Emily Bridges’ aunt says banning transgender cyclist from competing for national title is ‘unfair’

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Emily Bridges' aunt says banning transgender cyclist from competing for national title is 'unfair' - FUTURE

Emily Bridges’ aunt says banning transgender cyclist from competing for national title is ‘unfair’ – FUTURE

The aunt of the transgender cyclist Emily Bridges has described the dramatic late intervention that stopped her niece from competing at Saturday’s national cycling championships as “unfair”.

Bridges previously set national junior records in men’s cycling but, having “falling out of love” with the sport and decided to come out as her “true self” in October 2020, gradually reignited her passion during recreational mountain bike rides in Wales.

The Union Cycliste Internationale’s policy stipulates that a transgender woman can compete in women’s races if their testosterone levels are below 5nmol/L for at least year but then unexpectedly ruled on Wednesday that she must first also confirm her eligibility to its expert panel.

This could take an additional six weeks, during which the UCI are separately speaking to other sports governing bodies about introducing new stricter rules for elite transgender participation.

“It’s a bit of a tough one,” said Emily’s aunt, Helen Bridges. “It is unfair but the others obviously think it’s unfair on them so it’s a very, very difficult situation. Maybe trans athletes should have their own class but I think they should be allowed to do it [compete in women’s sports].”

Helen added that her niece must have suffered a great deal of “stress” and be under considerable pressure. “I really do feel for Emily,” she said. “There’s a lot more to it given the amount of emotions she’s been through.”

In an interview with Cycling Weekly last month, Bridges outlined how she felt more tired and experienced a major loss in power while cycling after undergoing hormone-suppression therapy.

She finished second from last at the Welsh men’s road race championships last year but then won the men’s points race at the British Universities’ Championships in Glasgow in February.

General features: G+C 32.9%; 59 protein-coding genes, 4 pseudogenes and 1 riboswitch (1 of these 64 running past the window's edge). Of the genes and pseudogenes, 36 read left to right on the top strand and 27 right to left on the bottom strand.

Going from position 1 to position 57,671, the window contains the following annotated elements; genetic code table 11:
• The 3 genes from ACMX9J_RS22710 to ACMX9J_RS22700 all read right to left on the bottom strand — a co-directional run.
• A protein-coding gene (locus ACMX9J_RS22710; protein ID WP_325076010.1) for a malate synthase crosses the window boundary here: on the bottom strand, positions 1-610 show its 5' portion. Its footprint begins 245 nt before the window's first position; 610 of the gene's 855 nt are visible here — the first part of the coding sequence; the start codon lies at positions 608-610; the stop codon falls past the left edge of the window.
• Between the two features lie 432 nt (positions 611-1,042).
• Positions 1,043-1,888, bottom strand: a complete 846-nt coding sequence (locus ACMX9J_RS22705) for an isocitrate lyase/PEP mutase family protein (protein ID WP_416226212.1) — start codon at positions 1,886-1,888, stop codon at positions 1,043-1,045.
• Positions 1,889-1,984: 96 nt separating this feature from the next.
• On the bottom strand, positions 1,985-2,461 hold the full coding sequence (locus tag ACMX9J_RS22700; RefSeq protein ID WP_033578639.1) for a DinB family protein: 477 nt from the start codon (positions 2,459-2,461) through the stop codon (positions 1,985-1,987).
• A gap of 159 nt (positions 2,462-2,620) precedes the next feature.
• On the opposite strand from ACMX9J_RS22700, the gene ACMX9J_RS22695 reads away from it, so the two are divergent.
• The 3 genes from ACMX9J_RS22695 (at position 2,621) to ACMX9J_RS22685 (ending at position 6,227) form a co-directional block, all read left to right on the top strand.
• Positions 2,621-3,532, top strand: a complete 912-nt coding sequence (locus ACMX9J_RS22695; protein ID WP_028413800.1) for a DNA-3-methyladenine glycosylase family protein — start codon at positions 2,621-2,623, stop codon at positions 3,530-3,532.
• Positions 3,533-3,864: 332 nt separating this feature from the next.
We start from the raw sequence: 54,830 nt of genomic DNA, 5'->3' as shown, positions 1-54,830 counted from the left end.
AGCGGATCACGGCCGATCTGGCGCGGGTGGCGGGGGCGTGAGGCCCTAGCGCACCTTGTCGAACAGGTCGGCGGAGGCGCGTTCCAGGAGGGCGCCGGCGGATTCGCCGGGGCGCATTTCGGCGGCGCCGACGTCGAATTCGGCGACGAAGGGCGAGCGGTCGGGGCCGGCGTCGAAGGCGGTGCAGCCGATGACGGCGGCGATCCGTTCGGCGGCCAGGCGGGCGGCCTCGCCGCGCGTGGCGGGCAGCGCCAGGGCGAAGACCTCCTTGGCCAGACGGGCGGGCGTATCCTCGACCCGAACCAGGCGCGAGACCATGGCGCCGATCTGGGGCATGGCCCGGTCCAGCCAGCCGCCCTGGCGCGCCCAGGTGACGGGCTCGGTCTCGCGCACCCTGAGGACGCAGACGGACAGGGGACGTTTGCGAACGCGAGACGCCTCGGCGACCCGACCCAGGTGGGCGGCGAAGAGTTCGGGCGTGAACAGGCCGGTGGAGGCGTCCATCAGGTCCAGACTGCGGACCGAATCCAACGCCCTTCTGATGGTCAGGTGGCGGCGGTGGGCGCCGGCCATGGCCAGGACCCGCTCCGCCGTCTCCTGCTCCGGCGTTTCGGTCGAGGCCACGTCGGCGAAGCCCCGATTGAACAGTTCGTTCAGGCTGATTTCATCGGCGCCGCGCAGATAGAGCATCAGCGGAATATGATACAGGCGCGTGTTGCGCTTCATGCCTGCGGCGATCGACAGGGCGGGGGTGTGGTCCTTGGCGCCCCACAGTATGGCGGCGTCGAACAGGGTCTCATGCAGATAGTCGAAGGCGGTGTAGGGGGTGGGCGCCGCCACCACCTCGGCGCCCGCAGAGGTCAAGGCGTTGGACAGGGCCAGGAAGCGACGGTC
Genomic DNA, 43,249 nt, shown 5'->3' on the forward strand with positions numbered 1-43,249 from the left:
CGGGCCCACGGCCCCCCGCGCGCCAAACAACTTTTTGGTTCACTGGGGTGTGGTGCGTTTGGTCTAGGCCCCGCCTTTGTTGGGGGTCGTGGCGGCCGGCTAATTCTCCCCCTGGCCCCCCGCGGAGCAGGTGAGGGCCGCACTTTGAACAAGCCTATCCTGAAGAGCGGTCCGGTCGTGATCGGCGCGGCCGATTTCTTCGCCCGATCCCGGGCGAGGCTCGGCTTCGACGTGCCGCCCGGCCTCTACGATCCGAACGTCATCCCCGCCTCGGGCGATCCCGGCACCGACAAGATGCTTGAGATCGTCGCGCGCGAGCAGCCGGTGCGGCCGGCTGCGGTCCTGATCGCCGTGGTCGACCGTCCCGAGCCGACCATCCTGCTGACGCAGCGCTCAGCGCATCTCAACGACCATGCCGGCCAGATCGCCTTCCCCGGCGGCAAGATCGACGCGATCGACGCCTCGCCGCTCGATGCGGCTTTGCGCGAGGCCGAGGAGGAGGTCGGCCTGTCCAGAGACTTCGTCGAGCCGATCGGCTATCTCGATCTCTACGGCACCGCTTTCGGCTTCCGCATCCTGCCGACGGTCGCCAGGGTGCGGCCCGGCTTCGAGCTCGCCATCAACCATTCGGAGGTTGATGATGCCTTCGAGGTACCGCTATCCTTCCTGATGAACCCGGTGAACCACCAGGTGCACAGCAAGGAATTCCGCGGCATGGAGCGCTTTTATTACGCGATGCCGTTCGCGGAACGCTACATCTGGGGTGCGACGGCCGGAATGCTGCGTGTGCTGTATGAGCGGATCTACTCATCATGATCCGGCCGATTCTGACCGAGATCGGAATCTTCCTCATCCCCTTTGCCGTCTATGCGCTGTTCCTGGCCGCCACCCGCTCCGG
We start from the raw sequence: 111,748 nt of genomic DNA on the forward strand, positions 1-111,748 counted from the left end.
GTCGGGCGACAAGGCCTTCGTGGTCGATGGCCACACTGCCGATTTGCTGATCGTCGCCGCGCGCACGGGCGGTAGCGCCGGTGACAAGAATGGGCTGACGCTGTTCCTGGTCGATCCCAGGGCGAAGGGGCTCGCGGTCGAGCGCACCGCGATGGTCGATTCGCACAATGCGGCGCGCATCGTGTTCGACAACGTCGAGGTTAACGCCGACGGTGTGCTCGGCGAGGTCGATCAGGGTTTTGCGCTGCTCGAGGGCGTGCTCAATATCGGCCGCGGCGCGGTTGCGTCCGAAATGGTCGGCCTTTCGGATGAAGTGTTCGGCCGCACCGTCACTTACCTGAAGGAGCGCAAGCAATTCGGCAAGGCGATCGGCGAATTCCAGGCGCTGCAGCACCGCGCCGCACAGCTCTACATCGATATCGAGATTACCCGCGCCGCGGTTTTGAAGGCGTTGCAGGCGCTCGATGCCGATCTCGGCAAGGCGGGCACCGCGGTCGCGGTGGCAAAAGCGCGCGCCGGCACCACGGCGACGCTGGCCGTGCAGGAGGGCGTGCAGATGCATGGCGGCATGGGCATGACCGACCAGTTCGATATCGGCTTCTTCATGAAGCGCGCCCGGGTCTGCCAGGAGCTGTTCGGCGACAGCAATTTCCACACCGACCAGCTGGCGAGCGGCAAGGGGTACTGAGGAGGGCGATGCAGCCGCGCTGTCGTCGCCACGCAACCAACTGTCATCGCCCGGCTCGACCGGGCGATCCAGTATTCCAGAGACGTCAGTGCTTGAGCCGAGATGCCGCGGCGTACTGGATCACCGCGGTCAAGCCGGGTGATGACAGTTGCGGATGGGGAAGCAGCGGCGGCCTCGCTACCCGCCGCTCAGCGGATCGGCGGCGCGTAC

Prominent female athletes in other sports have pointed to research last year by the UK Sports Councils which reported that transgender women do retain physical advantages even after reducing their testosterone.

‘A complex issue that isn’t just about one individual’

“Every human has the right to be who they want to be and the right to compete in sport,” said Laura Weightman, an Olympic middle-distance runner. “However, in sport for competition purposes we must have male and female categories based on biology. We need to protect the biological female category.

“The science guides this, years of male hormones give clear long term physiological advantages despite reducing testosterone to a lower levels. This is a complex issue that isn’t just about one individual.”

That sentiment was echoed by another runner Ellie Baker, who said that she would even boycott a race involving a transgender woman. Her stance was endorsed on Wednesday night by Olympic gold medallist Sally Gunnell. “Well said Ellie – us females past and present should stand together,” said Gunnell.

Dr Seema Patel, an expert in gender discrimination in sport senior lecturer at Nottingham Law School, warned that sports risked focussing “on the inconclusive science around performance and advantage” above human rights and the potential legal implications of excluding transgender women.

“Sports bodies need to wake up and address this or face legal consequences for their inability to adequately protect athletes rights,” she said.

The UCI’s intervention was also criticised by the LGBT rights organisation Stonewall.

“It is disappointing that the UCI have overruled British Cycling’s competition criteria, which Emily was in full compliance of,” said Liz Ward, the director of programmes. “British Cycling had already extensively consulted on their trans-inclusion policy. Our thoughts are with Emily who has trained hard and hasn’t been given a fair chance to compete in Saturday’s race.”

Sports Minister Nigel Huddleston said that sport must be a level playing field and warned of an “uncomfortable journey” ahead in striving to deliver inclusivity. He also said that it was for individual sports to decide their rules.

Ward highlighted the wider importance of grassroots participation. “While elite sport often dominates these discussions, it only makes up a tiny proportion of all sport played in the UK,” she said.

“We know that trans people are also under-represented in community sport and often feel excluded. Sport has the unique power to bring us together and it’s important that trans people have the opportunity to enjoy the benefits of sport without facing exclusion or abuse.”